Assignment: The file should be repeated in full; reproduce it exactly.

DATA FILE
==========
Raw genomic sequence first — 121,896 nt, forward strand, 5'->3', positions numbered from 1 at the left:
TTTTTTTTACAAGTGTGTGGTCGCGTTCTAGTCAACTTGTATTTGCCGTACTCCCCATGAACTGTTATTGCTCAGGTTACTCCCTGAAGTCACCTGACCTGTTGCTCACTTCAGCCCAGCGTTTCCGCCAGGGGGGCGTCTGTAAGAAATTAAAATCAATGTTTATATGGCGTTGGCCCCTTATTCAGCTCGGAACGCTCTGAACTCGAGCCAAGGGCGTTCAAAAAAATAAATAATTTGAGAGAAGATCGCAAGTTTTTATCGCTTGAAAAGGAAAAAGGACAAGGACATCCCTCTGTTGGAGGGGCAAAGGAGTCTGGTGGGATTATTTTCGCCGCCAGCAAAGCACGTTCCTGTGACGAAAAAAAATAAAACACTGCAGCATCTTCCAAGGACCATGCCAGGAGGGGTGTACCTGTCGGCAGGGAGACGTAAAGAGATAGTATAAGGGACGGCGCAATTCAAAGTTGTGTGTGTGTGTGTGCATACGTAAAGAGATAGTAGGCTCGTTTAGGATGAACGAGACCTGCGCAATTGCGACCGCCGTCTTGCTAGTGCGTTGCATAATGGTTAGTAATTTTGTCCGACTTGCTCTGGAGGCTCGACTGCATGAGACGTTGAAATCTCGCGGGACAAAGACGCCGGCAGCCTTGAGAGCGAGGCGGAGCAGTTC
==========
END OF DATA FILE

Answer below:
Raw genomic sequence first — 121,896 nt, forward strand, 5'->3', positions numbered from 1 at the left:
TTTTTTTTACAAGTGTGTGGTCGCGTTCTAGTCAACTTGTATTTGCCGTACTCCCCATGAACTGTTATTGCTCAGGTTACTCCCTGAAGTCACCTGACCTGTTGCTCACTTCAGCCCAGCGTTTCCGCCAGGGGGGCGTCTGTAAGAAATTAAAATCAATGTTTATATGGCGTTGGCCCCTTATTCAGCTCGGAACGCTCTGAACTCGAGCCAAGGGCGTTCAAAAAAATAAATAATTTGAGAGAAGATCGCAAGTTTTTATCGCTTGAAAAGGAAAAAGGACAAGGACATCCCTCTGTTGGAGGGGCAAAGGAGTCTGGTGGGATTATTTTCGCCGCCAGCAAAGCACGTTCCTGTGACGAAAAAAAATAAAACACTGCAGCATCTTCCAAGGACCATGCCAGGAGGGGTGTACCTGTCGGCAGGGAGACGTAAAGAGATAGTATAAGGGACGGCGCAATTCAAAGTTGTGTGTGTGTGTGTGCATACGTAAAGAGATAGTAGGCTCGTTTAGGATGAACGAGACCTGCGCAATTGCGACCGCCGTCTTGCTAGTGCGTTGCATAATGGTTAGTAATTTTGTCCGACTTGCTCTGGAGGCTCGACTGCATGAGACGTTGAAATCTCGCGGGACAAAGACGCCGGCAGCCTTGAGAGCGAGGCGGAGCAGTTC